Yesterday the rumors about Michael Dell taking his company private were put to rest. It’s happening, and the deal is worth $24.4 billion. 

I’ve seen a few comments written about how Michael Dell is robbing shareholders. I don’t think that’s true at all. The stock was trading around $11 prior to rumors of a management buyout. The deal gives shareholders $13.65 per share, which is a decent premium. Obviously some shareholders may think they’re getting ripped off because the stock was already close to the buyout price before the deal was officially announced. But if the deal evaporated, the stock would surely nosedive. This logic escapes some people. Nothing you can do about that.

The buyers in this deal are Michael Dell, Silver Lake Partners, and Microsoft. Michael Dell and Silver Lake make perfect sense since Dell will remain CEO and Silver Lake is a well known firm with a history in participating in large deals like this. Silver Lake was the firm that took Avaya (formerly Lucent Technologies communications division) private.

Dell and Silver Lake are the equity guys. They’ll be the guys who own stock in the newly private Dell. Microsoft, however won’t have any equity. They’re going to be debt holders because of a $2 billion loan. This means Microsoft won’t have any voting power in the direction Dell takes. Naturally, Microsoft still has  a lot of power here because they’re a massive supplier to Dell.  But if the Texas PC maker wants to make bolder decisions that take it out of the commodity business, there won’t be any stopping them.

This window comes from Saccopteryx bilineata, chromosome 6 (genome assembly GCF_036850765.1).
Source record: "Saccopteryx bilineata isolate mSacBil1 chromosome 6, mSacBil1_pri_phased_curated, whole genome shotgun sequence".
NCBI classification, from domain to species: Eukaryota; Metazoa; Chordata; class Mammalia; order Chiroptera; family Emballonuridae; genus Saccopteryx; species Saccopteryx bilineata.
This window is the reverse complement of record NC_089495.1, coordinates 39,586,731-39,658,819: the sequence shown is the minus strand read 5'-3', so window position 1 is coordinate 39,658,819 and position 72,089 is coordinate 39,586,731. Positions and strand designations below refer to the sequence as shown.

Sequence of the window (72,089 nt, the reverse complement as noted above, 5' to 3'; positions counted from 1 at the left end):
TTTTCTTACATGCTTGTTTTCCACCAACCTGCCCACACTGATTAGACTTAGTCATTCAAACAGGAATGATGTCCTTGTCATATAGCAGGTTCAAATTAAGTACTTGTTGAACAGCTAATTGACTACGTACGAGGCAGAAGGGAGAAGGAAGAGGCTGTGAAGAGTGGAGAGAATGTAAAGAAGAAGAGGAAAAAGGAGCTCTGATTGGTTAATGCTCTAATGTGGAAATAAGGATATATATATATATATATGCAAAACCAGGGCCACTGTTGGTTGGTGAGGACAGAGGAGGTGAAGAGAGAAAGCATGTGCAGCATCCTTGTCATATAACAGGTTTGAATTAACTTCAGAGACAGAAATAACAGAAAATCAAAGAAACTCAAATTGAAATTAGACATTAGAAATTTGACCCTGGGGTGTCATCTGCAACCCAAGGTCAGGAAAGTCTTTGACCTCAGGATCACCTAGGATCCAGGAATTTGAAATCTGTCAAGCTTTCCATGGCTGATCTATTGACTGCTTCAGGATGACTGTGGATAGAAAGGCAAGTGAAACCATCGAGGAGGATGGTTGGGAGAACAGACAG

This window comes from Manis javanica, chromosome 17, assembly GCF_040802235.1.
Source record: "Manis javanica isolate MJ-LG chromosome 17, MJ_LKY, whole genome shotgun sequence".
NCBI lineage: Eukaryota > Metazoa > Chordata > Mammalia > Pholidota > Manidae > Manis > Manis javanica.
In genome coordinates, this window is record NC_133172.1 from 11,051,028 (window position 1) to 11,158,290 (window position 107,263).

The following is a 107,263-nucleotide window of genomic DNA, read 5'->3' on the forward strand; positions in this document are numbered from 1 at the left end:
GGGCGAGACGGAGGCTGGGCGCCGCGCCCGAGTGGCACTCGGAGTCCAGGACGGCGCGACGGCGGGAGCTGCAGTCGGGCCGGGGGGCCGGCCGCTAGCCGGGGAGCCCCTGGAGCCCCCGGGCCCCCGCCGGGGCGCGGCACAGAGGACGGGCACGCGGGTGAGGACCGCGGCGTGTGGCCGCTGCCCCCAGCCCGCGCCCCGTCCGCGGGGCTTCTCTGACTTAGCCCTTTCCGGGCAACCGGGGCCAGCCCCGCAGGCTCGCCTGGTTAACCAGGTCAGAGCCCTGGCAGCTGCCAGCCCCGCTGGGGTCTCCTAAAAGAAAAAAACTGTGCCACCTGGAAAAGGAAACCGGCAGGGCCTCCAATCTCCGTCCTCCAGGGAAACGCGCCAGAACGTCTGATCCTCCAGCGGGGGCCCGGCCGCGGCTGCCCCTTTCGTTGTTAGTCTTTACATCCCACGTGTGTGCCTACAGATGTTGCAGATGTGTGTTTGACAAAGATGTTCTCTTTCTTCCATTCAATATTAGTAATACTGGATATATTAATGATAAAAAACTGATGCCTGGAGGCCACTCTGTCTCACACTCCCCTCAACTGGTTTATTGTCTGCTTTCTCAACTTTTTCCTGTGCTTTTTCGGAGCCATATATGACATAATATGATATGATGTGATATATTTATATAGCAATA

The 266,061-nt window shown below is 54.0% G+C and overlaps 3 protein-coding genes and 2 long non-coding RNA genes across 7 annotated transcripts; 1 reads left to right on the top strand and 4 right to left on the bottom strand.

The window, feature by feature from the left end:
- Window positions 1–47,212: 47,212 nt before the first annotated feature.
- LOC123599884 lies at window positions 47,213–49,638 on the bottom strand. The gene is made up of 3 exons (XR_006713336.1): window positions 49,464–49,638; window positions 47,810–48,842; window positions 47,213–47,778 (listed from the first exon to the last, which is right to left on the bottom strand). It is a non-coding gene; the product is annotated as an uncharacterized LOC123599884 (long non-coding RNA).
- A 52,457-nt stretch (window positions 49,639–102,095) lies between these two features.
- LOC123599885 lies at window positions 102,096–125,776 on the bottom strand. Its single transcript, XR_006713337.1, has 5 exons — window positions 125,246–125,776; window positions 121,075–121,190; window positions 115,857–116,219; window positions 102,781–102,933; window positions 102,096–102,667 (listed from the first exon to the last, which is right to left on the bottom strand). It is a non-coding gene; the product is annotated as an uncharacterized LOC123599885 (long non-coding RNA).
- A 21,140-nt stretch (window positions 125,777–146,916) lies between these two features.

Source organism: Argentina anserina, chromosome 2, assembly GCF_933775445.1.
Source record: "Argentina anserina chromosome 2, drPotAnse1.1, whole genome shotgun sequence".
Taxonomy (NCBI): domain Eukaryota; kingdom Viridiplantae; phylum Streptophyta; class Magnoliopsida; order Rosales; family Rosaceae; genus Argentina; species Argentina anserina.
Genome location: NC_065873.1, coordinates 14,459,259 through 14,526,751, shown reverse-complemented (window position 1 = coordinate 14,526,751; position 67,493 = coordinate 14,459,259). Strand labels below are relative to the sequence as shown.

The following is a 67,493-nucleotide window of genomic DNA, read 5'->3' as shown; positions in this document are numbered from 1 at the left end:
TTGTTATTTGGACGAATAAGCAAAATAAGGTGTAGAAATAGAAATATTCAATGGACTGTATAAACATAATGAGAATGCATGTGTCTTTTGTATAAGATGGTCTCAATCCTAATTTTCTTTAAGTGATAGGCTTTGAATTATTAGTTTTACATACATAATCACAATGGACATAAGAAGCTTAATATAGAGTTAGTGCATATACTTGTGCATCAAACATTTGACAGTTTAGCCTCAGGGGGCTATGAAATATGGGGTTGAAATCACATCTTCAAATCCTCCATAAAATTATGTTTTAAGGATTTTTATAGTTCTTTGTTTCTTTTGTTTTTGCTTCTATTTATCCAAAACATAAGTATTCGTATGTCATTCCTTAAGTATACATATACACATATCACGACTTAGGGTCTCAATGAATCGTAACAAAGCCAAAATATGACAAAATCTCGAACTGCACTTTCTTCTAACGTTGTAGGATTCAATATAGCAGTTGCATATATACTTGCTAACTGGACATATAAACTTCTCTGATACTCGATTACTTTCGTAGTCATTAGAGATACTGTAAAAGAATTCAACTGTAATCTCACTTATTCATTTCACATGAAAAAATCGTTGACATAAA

It’s entirely possible that Microsoft’s loan comes with some conditions that preclude Dell from taking certain actions in the interim. Or, perhaps, they even obligate Dell to take other actions (possibly tied to Bing, Windows Phone 8, tablets, or other areas where Microsoft wants to collaborate with Dell). But these are all just possibilities, not something I know enough about to speculate on.  

One thing seems clear - Dell has not seen success in the mobile market and it is doubtful they’ll depart from their stated strategy in order to push harder into mobile. Dell has said it wants to be more like IBM, getting into higher margin services. Reuters published a detailed story on this deal which I think makes good reading.  

For Dell, becoming private means no more conference calls or SEC filings. No more Wall Street analysts bitching about weak earnings and calling into question the company’s survivability. Wall Street will essentially ignore Dell, which is what the company wants.  Executing a huge business turnaround, or complete change in direction, is quite tough to do under the scrutiny of institutional investors and analysts.  I know this to be true because I’ve been that analyst many times with many public companies. Management hates the short term pressures when their turnaround has a longer term focus.

Does this deal mean anything to the mobile industry? I don’t really think so. I think Microsoft still has a big challenge to crack the market, and they’re working hard to find a balance between making their own hardware and licensing Windows Phone 8 to Nokia, Samsung, Huawei, HTC and others.

(Chris Umiastowski is a contributing financial writer to the Mobile Nations network. You can see the rest of his posts here at AndroidCentraliMore and CrackBerry.)